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Regulatory frameworks for capital adequacy for insurance firms were first introduced in the early 1970’s and since then more complex and sophisticated risk management systems were gradually brought in, the latest of which being the European Commission’s regulatory directive Solvency II. The concept of capital adequacy is based on solvency margins; the amount of regulatory capital an insurance firm is obliged to hold against unforeseen events to protect policyholders, reducing the likelihood of consumer loss or market disruption. In the 1990’s it was acknowledged in the third generation of EU Insurance Directives (which established a license for insurers based on single requirements) that the rules on solvency margins required significant amendment. Solvency I was a limited reform agreed by the European Parliament in 2002 following the Commissions initial review.
Consolidation of regulations across Europe
Solvency I was considered inadequate as it was interpreted and implemented in different ways by insurance companies in each country, furthermore many member states considered the EU minimum requirements as insufficient and initiated their own reforms, leading to a ‘patchwork’ of local standards which hindered the development of a single EU market for insurance services. Solvency II has been a more fundamental review of solvency margin requirements and risk management standards putting in place a comprehensive EU-wide framework for the insurance industry to replace Solvency I.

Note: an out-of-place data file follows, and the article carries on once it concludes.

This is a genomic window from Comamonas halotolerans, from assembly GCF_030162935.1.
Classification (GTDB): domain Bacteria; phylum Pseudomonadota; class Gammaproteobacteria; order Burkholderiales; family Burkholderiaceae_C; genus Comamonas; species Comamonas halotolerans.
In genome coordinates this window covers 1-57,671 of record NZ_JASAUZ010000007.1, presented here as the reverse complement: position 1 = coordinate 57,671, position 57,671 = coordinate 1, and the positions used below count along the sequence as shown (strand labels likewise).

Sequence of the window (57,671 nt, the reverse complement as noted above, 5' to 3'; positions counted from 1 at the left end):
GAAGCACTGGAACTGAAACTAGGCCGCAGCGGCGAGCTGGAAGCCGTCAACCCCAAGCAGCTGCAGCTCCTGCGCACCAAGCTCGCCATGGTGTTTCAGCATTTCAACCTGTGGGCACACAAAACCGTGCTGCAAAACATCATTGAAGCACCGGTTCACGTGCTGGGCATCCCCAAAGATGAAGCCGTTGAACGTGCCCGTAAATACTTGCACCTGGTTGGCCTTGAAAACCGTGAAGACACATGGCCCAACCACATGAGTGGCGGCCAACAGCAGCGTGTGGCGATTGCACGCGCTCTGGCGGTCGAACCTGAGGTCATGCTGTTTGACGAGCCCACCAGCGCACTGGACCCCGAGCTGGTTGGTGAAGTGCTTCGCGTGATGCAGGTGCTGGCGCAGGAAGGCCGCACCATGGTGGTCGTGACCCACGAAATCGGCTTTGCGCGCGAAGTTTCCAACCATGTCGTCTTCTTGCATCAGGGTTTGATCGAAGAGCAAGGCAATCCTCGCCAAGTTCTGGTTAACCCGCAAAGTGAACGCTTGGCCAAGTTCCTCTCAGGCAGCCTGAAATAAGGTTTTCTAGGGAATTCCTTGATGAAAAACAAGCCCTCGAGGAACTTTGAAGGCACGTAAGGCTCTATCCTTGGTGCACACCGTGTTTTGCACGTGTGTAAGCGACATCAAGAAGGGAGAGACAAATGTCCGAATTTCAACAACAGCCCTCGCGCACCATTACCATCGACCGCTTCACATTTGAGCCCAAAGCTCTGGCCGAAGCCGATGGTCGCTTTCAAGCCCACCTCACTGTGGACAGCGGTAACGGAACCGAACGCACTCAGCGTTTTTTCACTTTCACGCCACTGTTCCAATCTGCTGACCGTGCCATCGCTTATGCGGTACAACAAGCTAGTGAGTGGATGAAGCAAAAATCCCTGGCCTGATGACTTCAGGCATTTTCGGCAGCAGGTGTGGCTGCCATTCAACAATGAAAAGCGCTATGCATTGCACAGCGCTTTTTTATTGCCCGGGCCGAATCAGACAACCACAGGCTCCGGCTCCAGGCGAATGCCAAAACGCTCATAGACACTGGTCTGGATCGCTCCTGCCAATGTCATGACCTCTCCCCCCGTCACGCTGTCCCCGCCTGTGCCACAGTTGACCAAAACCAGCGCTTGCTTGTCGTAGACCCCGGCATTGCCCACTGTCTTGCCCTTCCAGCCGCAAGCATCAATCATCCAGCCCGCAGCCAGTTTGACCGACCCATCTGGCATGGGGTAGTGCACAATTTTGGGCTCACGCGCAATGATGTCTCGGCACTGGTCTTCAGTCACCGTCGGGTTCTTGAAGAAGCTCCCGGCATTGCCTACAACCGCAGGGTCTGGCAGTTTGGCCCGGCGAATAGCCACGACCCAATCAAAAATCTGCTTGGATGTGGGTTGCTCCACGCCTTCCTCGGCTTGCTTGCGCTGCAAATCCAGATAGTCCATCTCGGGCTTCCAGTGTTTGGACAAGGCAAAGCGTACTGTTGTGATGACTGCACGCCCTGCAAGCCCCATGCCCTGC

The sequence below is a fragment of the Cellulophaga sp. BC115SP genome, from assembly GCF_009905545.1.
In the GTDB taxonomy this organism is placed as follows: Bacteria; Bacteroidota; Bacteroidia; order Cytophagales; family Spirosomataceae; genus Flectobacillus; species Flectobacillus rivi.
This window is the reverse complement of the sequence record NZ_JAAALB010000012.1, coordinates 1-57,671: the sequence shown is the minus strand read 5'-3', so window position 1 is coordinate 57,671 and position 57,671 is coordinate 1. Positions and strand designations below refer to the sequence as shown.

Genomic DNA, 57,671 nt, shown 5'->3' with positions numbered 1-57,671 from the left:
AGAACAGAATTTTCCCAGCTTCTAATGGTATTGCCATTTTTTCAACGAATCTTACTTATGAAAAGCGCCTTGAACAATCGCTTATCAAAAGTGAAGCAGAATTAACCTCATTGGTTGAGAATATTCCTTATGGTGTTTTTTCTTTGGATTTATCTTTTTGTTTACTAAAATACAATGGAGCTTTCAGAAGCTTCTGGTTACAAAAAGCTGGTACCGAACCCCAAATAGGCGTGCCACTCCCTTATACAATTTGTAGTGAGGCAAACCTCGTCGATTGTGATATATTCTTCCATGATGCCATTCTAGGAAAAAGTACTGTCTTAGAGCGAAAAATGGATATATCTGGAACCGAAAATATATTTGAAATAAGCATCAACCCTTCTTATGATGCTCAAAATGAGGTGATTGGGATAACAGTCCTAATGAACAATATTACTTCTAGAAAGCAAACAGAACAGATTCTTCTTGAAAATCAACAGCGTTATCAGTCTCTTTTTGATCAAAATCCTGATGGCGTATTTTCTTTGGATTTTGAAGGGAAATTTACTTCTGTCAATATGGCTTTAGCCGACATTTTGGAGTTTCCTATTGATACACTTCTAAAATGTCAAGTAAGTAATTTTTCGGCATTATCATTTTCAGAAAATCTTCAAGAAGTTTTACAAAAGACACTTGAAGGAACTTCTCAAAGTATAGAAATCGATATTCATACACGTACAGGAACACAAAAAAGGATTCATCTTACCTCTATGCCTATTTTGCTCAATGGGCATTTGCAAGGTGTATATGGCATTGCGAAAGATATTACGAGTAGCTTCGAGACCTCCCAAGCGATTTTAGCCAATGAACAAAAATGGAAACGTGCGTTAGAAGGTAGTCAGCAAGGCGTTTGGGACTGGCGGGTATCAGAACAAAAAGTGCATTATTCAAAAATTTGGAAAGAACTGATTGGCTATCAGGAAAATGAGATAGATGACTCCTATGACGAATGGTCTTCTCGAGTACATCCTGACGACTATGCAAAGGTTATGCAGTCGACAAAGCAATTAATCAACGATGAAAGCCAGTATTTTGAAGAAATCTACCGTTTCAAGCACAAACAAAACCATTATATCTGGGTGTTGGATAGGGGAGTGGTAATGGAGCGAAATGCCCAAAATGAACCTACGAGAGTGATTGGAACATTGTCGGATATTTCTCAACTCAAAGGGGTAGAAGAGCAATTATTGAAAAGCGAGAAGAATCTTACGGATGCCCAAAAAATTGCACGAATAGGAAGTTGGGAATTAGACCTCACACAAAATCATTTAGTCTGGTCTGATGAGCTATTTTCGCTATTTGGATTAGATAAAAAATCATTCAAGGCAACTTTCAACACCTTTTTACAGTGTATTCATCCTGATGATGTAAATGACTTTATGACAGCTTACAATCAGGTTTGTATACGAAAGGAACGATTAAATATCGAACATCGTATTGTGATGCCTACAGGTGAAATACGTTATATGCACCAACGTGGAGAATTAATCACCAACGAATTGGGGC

The two primary aims of Solvency II were to consolidate regulations for insurance firms across the EU into a single standard making business much easier between member states, whilst ensuring adequate levels of consumer protection. It was the largest ever initiative to draw all EU insurance firms under a single regulatory regime governing what constitutes an acceptable level for solvency margins. Solvency II is often referred to as ‘Basel for insurers’ as it mirrors the Basel II requirements that unite banking regulations across the EU. Solvency II requires firms to measure their assets and liabilities consistently across the European market against risk-sensitive capital requirements which are far stricter than other regulatory regimes in place for insurance firms worldwide.